• “How will the magnets be used?”

Students develop a design plan (e.g., steps in creating a prototype, decisions about tools and materials).

  • “How will your team determine the tasks that you need to do to construct your prototype?”
  • “How will you record your observations during your tests and   the modifications you make as a result?”
  • “What materials would be useful for building your toy?”
  • “What tools might you need for building your toy?”
  • Which type of magnet(s) do you think will work best for your toy? Why do you think this?

Students build/develop and test the design idea based on their sketches and design plan (create the prototype).

  • “What changes in your prototype might make it …?” (e.g., “Move more easily?” “Incorporate more shapes?” “Use different types of fasteners?”)

Students modify the prototype and retest it against the design criteria as necessary.

  • How did you change your toy design after the first test? Why did you need to make these changes?”
  • “What problems did you have when you re-tested your toy?”
  • “How would you change your design if you could not touch the toy in order for it to move?”

Students reflect on the results of their testing and identify things that could be done differently in the future.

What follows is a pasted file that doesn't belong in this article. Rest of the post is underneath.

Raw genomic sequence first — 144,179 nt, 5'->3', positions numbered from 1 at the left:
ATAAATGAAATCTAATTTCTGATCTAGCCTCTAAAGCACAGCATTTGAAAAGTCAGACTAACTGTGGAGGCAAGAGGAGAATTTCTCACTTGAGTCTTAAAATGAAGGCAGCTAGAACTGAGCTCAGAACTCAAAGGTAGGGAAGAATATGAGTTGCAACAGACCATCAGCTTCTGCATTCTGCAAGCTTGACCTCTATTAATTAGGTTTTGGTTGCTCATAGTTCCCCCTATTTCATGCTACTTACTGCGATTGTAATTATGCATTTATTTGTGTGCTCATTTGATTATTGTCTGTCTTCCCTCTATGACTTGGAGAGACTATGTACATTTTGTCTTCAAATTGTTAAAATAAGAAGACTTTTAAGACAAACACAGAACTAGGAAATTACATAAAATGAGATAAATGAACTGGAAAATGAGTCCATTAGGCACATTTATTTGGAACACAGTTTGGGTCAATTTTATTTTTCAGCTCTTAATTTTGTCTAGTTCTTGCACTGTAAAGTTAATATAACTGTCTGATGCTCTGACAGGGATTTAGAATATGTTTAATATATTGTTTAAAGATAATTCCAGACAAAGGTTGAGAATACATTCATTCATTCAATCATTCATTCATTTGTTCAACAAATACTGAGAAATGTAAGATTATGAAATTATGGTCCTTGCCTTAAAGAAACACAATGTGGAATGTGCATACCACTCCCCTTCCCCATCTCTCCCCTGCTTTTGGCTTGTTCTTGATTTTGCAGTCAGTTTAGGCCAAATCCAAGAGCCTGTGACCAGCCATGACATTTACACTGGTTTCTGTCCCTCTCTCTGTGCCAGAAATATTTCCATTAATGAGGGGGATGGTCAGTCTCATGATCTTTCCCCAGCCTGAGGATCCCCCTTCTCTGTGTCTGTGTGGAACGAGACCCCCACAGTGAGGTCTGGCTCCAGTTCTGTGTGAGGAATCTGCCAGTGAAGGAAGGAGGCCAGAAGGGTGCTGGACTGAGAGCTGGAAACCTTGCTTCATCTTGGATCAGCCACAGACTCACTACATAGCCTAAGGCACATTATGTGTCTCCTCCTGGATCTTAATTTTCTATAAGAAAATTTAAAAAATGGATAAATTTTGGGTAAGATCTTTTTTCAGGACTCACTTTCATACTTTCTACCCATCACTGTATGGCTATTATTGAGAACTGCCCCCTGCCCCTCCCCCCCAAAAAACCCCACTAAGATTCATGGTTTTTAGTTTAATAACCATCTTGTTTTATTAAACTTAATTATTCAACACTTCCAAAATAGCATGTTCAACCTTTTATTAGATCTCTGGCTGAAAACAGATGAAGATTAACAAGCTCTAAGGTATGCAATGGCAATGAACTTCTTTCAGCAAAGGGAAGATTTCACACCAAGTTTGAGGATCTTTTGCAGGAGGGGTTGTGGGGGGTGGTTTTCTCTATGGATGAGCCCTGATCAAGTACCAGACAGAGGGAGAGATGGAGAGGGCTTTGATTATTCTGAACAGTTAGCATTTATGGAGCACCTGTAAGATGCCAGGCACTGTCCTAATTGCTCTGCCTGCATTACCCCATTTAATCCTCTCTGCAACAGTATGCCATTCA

• “Which materials worked best? Which materials did not work as well?”
  • “What challenges did your team encounter in working collaboratively to complete the challenge?”
  • What would you do differently next time?”
  • “Was your toy fun to play with? Would other children think your toy was fun? What changes in your toy might make it more fun?”

Cross-Curricular Connections


  • Ask questions (e.g., “What is fun about your toy?” “Why do you think people play with toys?” Is it only children that play with toys?” “Where do we use magnets at home and at school?”)
  • Communicate thoughts, feelings and ideas (e.g., while brainstorming criteria for a toy, in design plans that include 2D design sketches, in an outline of key design steps/tasks and lists of required materials and equipment/tools)
  • Work collaboratively to come up with solutions (e.g., how to construct a toy that is powered by magnets)